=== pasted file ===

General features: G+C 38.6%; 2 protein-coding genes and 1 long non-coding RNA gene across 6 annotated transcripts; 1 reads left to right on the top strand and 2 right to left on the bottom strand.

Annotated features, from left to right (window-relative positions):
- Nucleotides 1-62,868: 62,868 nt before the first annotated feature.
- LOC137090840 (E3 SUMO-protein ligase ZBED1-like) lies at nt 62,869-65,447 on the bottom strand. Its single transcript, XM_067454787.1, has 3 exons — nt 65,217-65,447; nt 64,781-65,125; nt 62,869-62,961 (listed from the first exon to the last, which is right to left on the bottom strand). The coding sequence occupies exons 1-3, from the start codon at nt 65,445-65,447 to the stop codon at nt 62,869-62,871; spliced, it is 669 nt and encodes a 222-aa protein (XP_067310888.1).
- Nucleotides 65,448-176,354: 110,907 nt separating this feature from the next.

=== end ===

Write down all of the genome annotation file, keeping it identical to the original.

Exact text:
General features: G+C 38.6%; 2 protein-coding genes and 1 long non-coding RNA gene across 6 annotated transcripts; 1 reads left to right on the top strand and 2 right to left on the bottom strand.

Annotated features, from left to right (window-relative positions):
- Nucleotides 1-62,868: 62,868 nt before the first annotated feature.
- LOC137090840 (E3 SUMO-protein ligase ZBED1-like) lies at nt 62,869-65,447 on the bottom strand. Its single transcript, XM_067454787.1, has 3 exons — nt 65,217-65,447; nt 64,781-65,125; nt 62,869-62,961 (listed from the first exon to the last, which is right to left on the bottom strand). The coding sequence occupies exons 1-3, from the start codon at nt 65,445-65,447 to the stop codon at nt 62,869-62,871; spliced, it is 669 nt and encodes a 222-aa protein (XP_067310888.1).
- Nucleotides 65,448-176,354: 110,907 nt separating this feature from the next.